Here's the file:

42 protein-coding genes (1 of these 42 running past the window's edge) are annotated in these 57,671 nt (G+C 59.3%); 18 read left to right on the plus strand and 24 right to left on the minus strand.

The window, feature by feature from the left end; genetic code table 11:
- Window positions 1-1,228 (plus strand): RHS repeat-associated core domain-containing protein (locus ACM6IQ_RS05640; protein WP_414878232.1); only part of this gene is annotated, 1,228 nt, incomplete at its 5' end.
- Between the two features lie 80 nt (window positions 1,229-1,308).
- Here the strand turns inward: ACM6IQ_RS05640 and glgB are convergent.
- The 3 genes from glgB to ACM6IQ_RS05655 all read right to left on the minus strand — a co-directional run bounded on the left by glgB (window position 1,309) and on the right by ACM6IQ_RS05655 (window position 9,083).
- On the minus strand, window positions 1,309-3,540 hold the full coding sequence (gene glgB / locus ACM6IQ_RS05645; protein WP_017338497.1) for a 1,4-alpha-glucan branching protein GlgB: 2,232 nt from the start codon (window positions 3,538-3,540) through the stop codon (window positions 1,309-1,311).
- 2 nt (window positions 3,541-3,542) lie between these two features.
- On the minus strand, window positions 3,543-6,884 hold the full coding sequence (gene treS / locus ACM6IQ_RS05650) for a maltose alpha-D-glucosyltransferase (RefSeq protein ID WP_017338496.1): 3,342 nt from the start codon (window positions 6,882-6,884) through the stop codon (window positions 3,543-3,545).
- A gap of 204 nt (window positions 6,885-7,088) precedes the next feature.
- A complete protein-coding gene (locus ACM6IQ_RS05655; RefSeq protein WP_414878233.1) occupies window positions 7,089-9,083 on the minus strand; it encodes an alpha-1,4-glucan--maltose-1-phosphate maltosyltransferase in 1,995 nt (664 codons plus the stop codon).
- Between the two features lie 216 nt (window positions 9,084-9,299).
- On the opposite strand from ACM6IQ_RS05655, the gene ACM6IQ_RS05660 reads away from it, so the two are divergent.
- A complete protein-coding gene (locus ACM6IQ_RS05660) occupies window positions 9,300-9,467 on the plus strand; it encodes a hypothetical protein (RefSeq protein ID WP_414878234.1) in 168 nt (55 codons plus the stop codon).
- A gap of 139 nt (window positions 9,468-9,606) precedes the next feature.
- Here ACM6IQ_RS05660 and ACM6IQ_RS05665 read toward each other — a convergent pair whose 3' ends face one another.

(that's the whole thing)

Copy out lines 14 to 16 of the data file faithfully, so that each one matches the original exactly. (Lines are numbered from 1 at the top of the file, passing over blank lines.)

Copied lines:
- A complete protein-coding gene (locus ACM6IQ_RS05660) occupies window positions 9,300-9,467 on the plus strand; it encodes a hypothetical protein (RefSeq protein ID WP_414878234.1) in 168 nt (55 codons plus the stop codon).
- A gap of 139 nt (window positions 9,468-9,606) precedes the next feature.
- Here ACM6IQ_RS05660 and ACM6IQ_RS05665 read toward each other — a convergent pair whose 3' ends face one another.